# Tag Info

11

There are many measures of lexical similarity or linguistic distances but neither can tell you whether something is a dialect or a language outside a very constrained context. It is easy to come up with a measure for a particular purpose such as determining historical developments or automatically recognizing different languages in a corpus. But what ...

10

Calculus can be a useful tool in quantitative linguistics. One simple example would be the deduction of the theoretical equation for the Piotrowski law modeling language change by Altmann et al. The increase of new forms p' is proportional to the product of the proportions p of new and 1-p old forms: p' ∝ p(1 - p). Introducing the factor of proportionality ...

5

A straightforward rewriting of the Wikipedia formula gives log V_R(n) = log K*n^beta = log K + log n^beta = log K + beta*log n This allows us to identify K=C and beta=-alpha (probably the WSJ uses a different formulation of Heaps' law V_R (n) = \frac{K}{n^\alpha} ). The remaining b is a strange additional parameter not present in ...

5

Definitely. This is a little obscure, probably to obscure to be of any real use, but there is a chapter from the book Aspects of Automatic Text Analysis, The Mathematics of Semantic Spaces (PDF), that models semantics as a metric space. It's general calculus on metric spaces, and this is probably the limit of mathematical abstraction in applied linguistics ...

4

Lambda calculus is often used in formal semantics to express the meaning of a sentence compositionally as a series of successive function applications. On Barbara Partee's website there's a nice lesson on how lambda calculus (or, as some say, the lambda calculus) can be used to model English semantics. Lesson 7 introduces lambda calculus, but it might be ...

3

Your question is about derivational morphology. There are mainly three strategies to create new words: 1. add affixes to a stem (as in your example), 2. combine stems (as in Chinese), 3. modify the vowels (as in Semitic). Purely agglutinative languages only apply strategy1. Indo-European languages tend to apply a mixture of all three strategies, for example ...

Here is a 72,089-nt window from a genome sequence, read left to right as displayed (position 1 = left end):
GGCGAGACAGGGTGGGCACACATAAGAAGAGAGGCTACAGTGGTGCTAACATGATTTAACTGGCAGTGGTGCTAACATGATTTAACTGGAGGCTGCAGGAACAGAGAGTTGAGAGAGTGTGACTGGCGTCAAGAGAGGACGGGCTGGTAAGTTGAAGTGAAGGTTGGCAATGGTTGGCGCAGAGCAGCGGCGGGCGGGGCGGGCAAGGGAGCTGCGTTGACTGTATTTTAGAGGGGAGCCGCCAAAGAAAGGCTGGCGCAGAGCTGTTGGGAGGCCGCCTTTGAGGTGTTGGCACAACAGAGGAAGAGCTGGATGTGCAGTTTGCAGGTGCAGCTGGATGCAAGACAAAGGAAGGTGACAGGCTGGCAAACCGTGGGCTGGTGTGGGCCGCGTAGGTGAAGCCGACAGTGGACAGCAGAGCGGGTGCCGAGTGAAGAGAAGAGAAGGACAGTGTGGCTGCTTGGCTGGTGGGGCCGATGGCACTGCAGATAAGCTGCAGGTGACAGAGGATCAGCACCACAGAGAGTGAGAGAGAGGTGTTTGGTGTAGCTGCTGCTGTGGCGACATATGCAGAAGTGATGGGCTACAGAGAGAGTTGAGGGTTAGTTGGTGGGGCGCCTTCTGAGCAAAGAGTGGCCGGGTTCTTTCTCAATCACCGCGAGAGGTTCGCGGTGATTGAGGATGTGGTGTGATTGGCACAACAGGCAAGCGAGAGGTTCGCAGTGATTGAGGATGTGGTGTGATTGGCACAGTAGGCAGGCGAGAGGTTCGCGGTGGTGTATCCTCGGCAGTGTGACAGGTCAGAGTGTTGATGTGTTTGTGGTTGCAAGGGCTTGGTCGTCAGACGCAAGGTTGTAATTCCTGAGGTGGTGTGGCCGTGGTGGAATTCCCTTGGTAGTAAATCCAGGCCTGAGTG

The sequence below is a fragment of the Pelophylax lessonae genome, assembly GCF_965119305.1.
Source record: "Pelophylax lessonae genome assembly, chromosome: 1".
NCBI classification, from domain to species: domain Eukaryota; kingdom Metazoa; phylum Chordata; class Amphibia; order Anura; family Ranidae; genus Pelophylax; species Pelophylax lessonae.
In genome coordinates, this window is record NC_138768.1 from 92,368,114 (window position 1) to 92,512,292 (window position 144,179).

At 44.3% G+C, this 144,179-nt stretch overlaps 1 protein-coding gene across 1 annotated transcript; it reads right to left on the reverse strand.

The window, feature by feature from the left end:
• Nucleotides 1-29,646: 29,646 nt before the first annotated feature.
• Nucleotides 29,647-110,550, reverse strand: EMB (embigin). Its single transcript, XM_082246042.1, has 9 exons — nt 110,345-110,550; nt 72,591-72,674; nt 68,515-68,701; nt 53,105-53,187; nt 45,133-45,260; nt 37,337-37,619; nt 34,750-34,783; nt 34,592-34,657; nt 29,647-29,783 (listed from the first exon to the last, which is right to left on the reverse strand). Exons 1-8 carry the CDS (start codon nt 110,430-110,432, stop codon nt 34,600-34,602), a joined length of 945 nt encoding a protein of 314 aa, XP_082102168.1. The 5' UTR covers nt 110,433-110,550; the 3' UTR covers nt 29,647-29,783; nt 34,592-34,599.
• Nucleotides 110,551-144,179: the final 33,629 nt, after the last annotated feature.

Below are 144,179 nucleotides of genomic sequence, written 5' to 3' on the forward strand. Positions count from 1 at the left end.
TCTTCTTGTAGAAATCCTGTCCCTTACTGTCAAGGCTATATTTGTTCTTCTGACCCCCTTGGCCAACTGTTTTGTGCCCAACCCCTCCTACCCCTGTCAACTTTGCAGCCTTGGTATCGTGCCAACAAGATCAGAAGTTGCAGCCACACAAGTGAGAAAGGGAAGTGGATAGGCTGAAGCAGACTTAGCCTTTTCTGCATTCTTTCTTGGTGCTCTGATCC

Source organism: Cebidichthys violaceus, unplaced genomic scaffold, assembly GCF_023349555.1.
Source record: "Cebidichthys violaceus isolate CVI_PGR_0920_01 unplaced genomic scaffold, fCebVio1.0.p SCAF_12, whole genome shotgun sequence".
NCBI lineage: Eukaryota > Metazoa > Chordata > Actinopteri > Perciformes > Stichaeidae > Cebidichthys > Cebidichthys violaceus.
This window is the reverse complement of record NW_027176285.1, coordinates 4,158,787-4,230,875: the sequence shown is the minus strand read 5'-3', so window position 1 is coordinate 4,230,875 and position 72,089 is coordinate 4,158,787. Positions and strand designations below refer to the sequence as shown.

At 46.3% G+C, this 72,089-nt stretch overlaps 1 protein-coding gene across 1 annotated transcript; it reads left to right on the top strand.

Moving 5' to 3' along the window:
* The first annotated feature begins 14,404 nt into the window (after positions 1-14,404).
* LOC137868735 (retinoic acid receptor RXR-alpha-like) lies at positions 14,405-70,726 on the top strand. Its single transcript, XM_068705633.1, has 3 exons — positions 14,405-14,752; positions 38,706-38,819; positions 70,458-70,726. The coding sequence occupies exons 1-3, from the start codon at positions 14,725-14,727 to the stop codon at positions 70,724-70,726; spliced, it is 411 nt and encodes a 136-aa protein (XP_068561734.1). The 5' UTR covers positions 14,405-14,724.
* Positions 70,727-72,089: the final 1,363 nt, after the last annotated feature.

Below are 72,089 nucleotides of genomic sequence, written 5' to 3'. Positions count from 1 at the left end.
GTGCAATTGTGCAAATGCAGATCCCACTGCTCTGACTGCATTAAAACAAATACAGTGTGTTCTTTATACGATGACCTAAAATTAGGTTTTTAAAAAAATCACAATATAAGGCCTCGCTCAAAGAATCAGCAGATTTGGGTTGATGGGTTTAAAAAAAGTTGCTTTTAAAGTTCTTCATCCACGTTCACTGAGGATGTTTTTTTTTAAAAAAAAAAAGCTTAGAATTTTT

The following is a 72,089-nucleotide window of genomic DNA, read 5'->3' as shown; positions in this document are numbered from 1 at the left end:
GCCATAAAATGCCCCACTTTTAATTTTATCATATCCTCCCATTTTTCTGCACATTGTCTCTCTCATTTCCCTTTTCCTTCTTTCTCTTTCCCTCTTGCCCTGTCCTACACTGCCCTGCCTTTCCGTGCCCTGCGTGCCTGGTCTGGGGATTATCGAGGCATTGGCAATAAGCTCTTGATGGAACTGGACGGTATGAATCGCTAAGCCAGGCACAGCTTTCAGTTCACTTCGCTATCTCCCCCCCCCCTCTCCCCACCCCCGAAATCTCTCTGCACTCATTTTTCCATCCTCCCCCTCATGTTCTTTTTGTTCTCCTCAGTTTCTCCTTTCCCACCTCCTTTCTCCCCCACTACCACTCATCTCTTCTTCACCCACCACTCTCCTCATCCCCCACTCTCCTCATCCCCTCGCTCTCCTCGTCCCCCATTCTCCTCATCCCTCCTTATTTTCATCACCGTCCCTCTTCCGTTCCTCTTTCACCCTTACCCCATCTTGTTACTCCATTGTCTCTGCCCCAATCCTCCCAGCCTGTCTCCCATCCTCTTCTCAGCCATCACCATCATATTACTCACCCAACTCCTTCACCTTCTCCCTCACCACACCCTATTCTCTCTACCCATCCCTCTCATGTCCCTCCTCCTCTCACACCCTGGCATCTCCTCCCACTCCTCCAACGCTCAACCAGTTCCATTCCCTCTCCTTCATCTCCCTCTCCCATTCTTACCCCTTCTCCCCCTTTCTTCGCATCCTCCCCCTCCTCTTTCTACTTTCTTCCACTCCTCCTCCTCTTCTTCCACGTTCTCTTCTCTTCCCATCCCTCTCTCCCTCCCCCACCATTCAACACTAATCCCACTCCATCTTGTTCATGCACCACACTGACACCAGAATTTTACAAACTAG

3

This is a good question but only in the sense that it opens a possibility for rejecting the very premise on which it is based. The short answer is, there are no laws formulated for linguistics that could be analogous to some of the laws of physics that would be constant through time and space. The last attempt at this were the sound change laws in the 19th ...

2

There's a mathematical physicist who related graphs grammars and Feynman graphs. She comes up with the, perhaps unwarranted, conclusion that any context free graph grammar determines an insertion Lie algebra and commutative Hopf algebra.

2

One research group at our university is particularly interested in the statistical properties of language. One professor, Michael Ramscar, is teaching us some classes this semester on related topics. And basically the idea is that this kind of logarithmic/exponential distribution is considered optimal in an information theory point of view, since it ensures ...

1

On the second question, I think measures of morphological productivity are what you're looking for. If you search around, you should be able to find information on productivity measures easily, e.g. this overview: Baayen, R. H. (2009). 43. Corpus linguistics in morphology: morphological productivity. Corpus linguistics: An international handbook, 900-919.

1

I assume these are your hypotheses: H0: The verb is passive 92% of the time. H1: The verb is passive 100% of the time. You can't apply a t-test in this case; there's no t-statistic that can be generated. (Typically, when we apply a t-test, it's when we have some point estimate of a variable assumed normal minus the mean under the null hypothesis divided ...

1

The entropy formula as quoted has some ideosyncrasies making it different from standard Shannon entropy There is a (not really relevant) factor of 100 (probably to produce more beautiful numbers) The term log N in the denominator is absent in Shannon entropy The term p(i) cannot mean anything but the frequency of the i-th type, obtained by dividing the ...

1

There are some laws concerning polysemy. Please look at: http://lql.uni-trier.de/index.php/Main_Page

1

For calculus to be useful, you first have to have some kind of continuous numeric function. This not being the case with grammar, calculus won't be illuminating for the study of unbounded dependencies or association relations: grammar is based on simple "does / doesn't" logic. However, it is in principle applicable to the study of linguistic behavior, e.g ...

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